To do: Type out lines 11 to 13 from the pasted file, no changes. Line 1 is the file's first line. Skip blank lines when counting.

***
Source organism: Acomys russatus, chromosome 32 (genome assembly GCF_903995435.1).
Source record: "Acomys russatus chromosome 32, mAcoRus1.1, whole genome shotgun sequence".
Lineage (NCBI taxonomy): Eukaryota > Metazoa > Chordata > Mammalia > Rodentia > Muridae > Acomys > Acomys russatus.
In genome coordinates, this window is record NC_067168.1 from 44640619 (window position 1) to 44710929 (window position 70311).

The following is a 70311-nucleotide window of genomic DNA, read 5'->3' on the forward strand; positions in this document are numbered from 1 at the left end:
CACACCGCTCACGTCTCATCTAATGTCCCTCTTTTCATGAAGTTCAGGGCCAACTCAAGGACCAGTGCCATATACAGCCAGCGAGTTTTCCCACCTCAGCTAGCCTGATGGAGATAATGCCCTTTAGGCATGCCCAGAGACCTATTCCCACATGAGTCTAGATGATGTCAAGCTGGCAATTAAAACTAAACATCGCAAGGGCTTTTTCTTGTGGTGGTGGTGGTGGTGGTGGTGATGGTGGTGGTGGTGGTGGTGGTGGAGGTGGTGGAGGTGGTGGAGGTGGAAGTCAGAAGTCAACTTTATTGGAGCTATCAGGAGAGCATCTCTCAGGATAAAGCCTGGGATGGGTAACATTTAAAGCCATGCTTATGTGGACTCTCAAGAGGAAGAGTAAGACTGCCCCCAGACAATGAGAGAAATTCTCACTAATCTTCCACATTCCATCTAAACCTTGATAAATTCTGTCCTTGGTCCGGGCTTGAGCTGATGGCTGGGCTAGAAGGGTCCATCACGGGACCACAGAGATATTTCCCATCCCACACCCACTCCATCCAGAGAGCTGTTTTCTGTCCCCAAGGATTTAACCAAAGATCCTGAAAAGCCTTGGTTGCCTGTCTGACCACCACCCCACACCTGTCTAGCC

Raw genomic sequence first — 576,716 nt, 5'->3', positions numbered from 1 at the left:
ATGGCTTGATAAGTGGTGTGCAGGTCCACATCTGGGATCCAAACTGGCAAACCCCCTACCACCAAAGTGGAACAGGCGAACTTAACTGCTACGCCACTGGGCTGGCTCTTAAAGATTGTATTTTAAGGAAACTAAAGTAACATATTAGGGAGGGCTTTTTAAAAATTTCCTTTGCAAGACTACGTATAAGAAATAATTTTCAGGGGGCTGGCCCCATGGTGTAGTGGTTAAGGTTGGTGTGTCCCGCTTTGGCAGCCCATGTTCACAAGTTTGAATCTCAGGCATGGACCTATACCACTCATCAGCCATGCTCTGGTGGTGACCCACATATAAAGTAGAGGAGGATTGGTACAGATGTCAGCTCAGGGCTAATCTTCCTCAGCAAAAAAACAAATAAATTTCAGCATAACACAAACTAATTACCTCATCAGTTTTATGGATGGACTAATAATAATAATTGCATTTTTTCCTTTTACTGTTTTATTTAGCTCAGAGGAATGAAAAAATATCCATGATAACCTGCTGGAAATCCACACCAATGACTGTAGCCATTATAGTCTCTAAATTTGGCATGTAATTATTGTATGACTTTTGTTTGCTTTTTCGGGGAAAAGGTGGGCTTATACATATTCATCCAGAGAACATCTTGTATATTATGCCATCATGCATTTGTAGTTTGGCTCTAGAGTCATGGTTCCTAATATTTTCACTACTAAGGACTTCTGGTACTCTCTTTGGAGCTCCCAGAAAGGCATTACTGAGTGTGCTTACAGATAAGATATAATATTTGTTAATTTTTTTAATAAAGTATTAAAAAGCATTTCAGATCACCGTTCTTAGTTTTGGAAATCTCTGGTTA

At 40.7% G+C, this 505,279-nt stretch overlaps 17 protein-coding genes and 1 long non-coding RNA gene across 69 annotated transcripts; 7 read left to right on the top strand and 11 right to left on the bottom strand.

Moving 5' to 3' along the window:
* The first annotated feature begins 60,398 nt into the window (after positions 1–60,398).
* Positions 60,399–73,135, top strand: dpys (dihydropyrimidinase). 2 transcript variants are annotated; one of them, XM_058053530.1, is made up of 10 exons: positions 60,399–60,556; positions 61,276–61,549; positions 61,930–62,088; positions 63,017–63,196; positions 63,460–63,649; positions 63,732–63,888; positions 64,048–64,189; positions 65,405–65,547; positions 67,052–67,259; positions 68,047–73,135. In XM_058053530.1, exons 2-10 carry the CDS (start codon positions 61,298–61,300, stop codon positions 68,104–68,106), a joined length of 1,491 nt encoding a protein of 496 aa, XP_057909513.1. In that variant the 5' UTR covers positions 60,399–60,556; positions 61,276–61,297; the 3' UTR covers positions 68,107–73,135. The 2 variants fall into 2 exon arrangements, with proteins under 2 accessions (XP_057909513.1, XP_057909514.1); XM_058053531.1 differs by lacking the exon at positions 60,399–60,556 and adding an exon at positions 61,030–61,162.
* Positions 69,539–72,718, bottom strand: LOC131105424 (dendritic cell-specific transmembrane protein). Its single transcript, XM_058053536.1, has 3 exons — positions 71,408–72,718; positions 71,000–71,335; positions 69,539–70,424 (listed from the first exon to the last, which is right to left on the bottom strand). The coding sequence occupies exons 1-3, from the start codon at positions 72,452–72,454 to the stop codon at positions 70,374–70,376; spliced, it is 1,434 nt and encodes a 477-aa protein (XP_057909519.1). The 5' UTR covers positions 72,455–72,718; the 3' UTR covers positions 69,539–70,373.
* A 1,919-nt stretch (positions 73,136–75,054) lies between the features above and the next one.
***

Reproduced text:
* The first annotated feature begins 60,398 nt into the window (after positions 1–60,398).
* Positions 60,399–73,135, top strand: dpys (dihydropyrimidinase). 2 transcript variants are annotated; one of them, XM_058053530.1, is made up of 10 exons: positions 60,399–60,556; positions 61,276–61,549; positions 61,930–62,088; positions 63,017–63,196; positions 63,460–63,649; positions 63,732–63,888; positions 64,048–64,189; positions 65,405–65,547; positions 67,052–67,259; positions 68,047–73,135. In XM_058053530.1, exons 2-10 carry the CDS (start codon positions 61,298–61,300, stop codon positions 68,104–68,106), a joined length of 1,491 nt encoding a protein of 496 aa, XP_057909513.1. In that variant the 5' UTR covers positions 60,399–60,556; positions 61,276–61,297; the 3' UTR covers positions 68,107–73,135. The 2 variants fall into 2 exon arrangements, with proteins under 2 accessions (XP_057909513.1, XP_057909514.1); XM_058053531.1 differs by lacking the exon at positions 60,399–60,556 and adding an exon at positions 61,030–61,162.
* Positions 69,539–72,718, bottom strand: LOC131105424 (dendritic cell-specific transmembrane protein). Its single transcript, XM_058053536.1, has 3 exons — positions 71,408–72,718; positions 71,000–71,335; positions 69,539–70,424 (listed from the first exon to the last, which is right to left on the bottom strand). The coding sequence occupies exons 1-3, from the start codon at positions 72,452–72,454 to the stop codon at positions 70,374–70,376; spliced, it is 1,434 nt and encodes a 477-aa protein (XP_057909519.1). The 5' UTR covers positions 72,455–72,718; the 3' UTR covers positions 69,539–70,373.